Space Ghost (1966)
Philips Television 1973
Space Ghost (1966)
Philips Television 1973
Sony KV 7010U 1964
Patty Duke, December 14, 1946 – March 29, 2016.
The Patty Duke Show (1963).
Saturday, December 14th:
(original made-for-TV movies):
“Matchmaker Christmas” (Lifetime, 2hrs, earlier),
“Best Christmas Ball Ever!” (ION, 2hrs),
“Holiday Heist” (BET, 2hrs),
“Holiday Date” (Hallmark, 2hrs+),
“A Christmas Winter Song” (Lifetime, 2hrs++),
“Most Likely to Murder” (LMN, 2hrs),
“Christmas In Montana” (HMM, 2hrs+),
“Christmas Matchmakers” (ION, 2hrs)
“The X Factor: The Band” (hulu, part 2 of 4),
Steven Universe Future (TOON, 30mins),
The Shop (HBO, sports talk special),
Saturday Night Live (NBC, “Scarlett Johansson | Niall Horan”),
TZGZ Shorts (SyFy, latenight)
(latenight “Toonami” [adultswim] lineup):
My Hero Academia,
JoJo’s Bizarre Adventure (part 1 of 2),
Lupin the 3rd (special time, 45mins),
Naruto Shippuden (preempted)
Bite my shiny metal hat!
Doctor Who | 3.11 - Turn Left
The Witcher - Final Trailer
On a Continent riddled with evil, the paths of a monster hunter, a sorceress and a runaway princess converge. The Witcher arrives December 20, 2019..
Are you thinking what I’m thinking?
139 svanslös sanslös bikarbonat
This is, obviously, a bit of a step down from the last one. That doesn’t mean all that much in itself - the last episode was one of my favorite TV episodes of all time - but this one, regrettably, does contain a lot more Hong family shit, and that’s always depressing. Still, it’s not a wash, and there’s plenty of interesting stuff to be found here.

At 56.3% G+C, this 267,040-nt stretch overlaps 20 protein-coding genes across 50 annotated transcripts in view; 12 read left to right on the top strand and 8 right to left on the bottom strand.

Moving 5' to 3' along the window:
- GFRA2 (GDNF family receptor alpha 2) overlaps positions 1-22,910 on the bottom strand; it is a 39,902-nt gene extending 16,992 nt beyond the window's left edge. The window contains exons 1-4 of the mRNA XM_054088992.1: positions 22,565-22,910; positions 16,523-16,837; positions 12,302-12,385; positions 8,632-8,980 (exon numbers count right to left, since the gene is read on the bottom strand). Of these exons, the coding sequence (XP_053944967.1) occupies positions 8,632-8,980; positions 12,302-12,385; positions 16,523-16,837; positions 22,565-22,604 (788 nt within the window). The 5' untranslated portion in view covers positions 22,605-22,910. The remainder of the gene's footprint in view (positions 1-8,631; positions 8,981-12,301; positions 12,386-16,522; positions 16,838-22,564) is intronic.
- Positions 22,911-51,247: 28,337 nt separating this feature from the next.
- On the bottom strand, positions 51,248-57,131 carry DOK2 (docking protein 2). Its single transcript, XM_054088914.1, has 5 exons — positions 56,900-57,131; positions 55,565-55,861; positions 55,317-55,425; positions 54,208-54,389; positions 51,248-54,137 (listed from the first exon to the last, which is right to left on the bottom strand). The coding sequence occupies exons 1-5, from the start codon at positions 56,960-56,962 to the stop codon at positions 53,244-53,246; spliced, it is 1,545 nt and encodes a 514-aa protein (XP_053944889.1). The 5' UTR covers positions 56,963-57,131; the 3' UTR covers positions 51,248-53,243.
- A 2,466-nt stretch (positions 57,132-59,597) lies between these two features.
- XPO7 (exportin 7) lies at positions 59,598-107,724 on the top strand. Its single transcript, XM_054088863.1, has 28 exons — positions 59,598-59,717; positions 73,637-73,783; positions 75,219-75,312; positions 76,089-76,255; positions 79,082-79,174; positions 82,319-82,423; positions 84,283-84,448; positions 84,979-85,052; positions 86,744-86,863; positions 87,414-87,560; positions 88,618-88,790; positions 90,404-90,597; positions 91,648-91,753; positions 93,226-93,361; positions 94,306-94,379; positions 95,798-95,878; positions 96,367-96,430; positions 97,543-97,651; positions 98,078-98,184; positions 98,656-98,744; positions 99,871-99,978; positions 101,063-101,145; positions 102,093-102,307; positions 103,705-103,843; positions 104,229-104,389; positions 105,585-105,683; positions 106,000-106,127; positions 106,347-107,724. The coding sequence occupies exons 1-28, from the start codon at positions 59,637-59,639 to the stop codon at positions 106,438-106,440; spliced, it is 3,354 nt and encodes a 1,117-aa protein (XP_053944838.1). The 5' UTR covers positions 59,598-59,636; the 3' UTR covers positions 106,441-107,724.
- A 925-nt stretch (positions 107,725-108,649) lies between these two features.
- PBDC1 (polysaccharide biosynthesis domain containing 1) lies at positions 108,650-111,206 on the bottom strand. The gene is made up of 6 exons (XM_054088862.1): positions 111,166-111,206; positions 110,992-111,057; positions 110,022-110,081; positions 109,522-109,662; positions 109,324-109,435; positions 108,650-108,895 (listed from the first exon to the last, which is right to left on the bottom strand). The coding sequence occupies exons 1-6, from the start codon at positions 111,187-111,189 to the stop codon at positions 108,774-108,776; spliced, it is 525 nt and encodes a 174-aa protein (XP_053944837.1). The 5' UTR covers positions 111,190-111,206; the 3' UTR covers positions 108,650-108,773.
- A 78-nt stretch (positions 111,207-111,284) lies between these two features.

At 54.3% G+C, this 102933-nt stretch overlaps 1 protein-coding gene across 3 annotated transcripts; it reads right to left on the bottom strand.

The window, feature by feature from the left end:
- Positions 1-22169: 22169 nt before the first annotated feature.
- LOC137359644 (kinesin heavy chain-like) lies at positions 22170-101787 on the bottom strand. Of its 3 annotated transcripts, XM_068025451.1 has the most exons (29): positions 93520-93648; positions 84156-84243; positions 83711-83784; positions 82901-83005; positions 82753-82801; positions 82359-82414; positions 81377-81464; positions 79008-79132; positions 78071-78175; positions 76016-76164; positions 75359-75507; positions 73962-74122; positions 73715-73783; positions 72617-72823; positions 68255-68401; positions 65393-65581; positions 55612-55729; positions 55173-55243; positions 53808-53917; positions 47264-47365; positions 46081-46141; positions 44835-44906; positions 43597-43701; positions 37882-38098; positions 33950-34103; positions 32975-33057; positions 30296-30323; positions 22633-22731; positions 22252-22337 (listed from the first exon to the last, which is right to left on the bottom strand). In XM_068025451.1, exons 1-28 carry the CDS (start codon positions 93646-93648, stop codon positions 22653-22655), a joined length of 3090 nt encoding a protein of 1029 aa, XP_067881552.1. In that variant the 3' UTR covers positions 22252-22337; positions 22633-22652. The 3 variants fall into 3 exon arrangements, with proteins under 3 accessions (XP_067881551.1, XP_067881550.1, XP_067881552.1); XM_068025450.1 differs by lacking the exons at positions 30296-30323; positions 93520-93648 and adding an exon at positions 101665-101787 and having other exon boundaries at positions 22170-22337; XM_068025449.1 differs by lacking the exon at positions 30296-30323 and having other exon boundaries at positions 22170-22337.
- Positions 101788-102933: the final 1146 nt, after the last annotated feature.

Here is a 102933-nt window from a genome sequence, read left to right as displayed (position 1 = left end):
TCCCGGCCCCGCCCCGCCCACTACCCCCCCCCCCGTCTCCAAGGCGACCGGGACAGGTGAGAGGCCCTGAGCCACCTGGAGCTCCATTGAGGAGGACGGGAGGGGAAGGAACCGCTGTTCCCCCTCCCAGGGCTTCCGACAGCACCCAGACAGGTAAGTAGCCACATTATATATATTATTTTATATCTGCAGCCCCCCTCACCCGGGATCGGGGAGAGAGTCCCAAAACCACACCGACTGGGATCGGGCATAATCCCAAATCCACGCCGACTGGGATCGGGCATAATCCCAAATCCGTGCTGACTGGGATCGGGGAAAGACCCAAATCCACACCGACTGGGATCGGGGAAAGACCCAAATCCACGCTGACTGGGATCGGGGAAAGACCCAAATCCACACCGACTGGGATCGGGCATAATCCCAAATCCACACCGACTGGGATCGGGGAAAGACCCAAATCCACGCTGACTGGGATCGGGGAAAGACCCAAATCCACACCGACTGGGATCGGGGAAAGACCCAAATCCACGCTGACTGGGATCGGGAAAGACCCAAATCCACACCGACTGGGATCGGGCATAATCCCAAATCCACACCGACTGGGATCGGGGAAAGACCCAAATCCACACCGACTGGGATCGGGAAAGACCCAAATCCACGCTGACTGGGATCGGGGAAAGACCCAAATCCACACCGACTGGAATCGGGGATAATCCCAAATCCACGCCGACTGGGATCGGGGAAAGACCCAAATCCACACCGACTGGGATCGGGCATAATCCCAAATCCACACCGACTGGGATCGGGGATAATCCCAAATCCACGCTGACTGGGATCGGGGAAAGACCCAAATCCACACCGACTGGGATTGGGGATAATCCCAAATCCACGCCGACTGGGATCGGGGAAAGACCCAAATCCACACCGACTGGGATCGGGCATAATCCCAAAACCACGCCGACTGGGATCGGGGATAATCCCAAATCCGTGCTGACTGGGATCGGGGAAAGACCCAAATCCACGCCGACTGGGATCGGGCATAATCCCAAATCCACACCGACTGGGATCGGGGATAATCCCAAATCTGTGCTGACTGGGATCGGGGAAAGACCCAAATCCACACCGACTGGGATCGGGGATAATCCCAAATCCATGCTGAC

For one thing, this is the first Outrageous Fortune episode that doesn’t mostly center Cheryl. She is - aside from a brief stint delivering papers in the cold open - between jobs right now, and she’s not taking it well.
The episode thus centers around the West children, who all must find their own ways of helping to alleviate her distress. For Jethro, of course, it’s easy: he drops off his clothes for her to iron at the house as an excuse to be able to pay her for something. The others, alas, have to get more creative - and they’re more than a little bitter about it.
As usual, Loretta’s willingness to do a Good Deed seems to be only skin deep; she’s the one who initially brings up the idea of helping Cheryl, but she doesn’t go about it in the healthiest ways. For a start, she tries to convince Van to give her money so that she can give it to Cheryl (”I don’t have any to give her”, she says, which seems improbable, really, considering her history). This almost works, but even Van can see through that, and he instead just up and gives Cheryl the money himself. But by that point, Loretta’s had another idea, and it’s turned into something far bigger than helping out her poor old mum.